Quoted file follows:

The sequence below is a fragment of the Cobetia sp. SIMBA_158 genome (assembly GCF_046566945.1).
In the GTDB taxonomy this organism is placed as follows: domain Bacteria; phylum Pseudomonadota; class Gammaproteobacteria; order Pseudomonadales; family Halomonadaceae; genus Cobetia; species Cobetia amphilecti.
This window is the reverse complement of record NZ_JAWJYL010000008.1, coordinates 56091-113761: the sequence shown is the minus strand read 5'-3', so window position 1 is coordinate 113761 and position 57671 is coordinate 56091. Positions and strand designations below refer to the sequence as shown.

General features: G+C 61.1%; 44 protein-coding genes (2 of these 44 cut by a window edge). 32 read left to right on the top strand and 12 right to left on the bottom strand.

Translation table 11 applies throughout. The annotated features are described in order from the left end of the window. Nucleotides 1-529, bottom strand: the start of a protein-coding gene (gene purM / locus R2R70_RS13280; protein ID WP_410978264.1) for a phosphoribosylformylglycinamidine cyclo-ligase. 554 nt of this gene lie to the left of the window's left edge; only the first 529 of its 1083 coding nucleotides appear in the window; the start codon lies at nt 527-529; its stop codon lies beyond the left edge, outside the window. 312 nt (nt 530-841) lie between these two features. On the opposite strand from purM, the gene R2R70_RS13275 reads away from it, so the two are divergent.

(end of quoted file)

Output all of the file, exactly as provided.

The sequence below is a fragment of the Cobetia sp. SIMBA_158 genome (assembly GCF_046566945.1).
In the GTDB taxonomy this organism is placed as follows: domain Bacteria; phylum Pseudomonadota; class Gammaproteobacteria; order Pseudomonadales; family Halomonadaceae; genus Cobetia; species Cobetia amphilecti.
This window is the reverse complement of record NZ_JAWJYL010000008.1, coordinates 56091-113761: the sequence shown is the minus strand read 5'-3', so window position 1 is coordinate 113761 and position 57671 is coordinate 56091. Positions and strand designations below refer to the sequence as shown.

General features: G+C 61.1%; 44 protein-coding genes (2 of these 44 cut by a window edge). 32 read left to right on the top strand and 12 right to left on the bottom strand.

Translation table 11 applies throughout. The annotated features are described in order from the left end of the window. Nucleotides 1-529, bottom strand: the start of a protein-coding gene (gene purM / locus R2R70_RS13280; protein ID WP_410978264.1) for a phosphoribosylformylglycinamidine cyclo-ligase. 554 nt of this gene lie to the left of the window's left edge; only the first 529 of its 1083 coding nucleotides appear in the window; the start codon lies at nt 527-529; its stop codon lies beyond the left edge, outside the window. 312 nt (nt 530-841) lie between these two features. On the opposite strand from purM, the gene R2R70_RS13275 reads away from it, so the two are divergent.